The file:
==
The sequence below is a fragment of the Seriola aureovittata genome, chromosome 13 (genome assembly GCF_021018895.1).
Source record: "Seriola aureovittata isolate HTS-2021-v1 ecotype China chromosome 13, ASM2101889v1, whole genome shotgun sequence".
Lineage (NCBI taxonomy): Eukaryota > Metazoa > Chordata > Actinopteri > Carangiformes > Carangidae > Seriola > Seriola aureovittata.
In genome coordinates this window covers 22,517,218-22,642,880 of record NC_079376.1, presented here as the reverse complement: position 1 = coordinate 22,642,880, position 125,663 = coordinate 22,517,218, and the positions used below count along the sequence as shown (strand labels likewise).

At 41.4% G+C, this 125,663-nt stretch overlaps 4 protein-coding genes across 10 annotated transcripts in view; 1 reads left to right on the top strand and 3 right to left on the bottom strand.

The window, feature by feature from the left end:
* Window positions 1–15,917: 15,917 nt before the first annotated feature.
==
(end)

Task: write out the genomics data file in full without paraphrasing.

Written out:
The sequence below is a fragment of the Seriola aureovittata genome, chromosome 13 (genome assembly GCF_021018895.1).
Source record: "Seriola aureovittata isolate HTS-2021-v1 ecotype China chromosome 13, ASM2101889v1, whole genome shotgun sequence".
Lineage (NCBI taxonomy): Eukaryota > Metazoa > Chordata > Actinopteri > Carangiformes > Carangidae > Seriola > Seriola aureovittata.
In genome coordinates this window covers 22,517,218-22,642,880 of record NC_079376.1, presented here as the reverse complement: position 1 = coordinate 22,642,880, position 125,663 = coordinate 22,517,218, and the positions used below count along the sequence as shown (strand labels likewise).

At 41.4% G+C, this 125,663-nt stretch overlaps 4 protein-coding genes across 10 annotated transcripts in view; 1 reads left to right on the top strand and 3 right to left on the bottom strand.

The window, feature by feature from the left end:
* Window positions 1–15,917: 15,917 nt before the first annotated feature.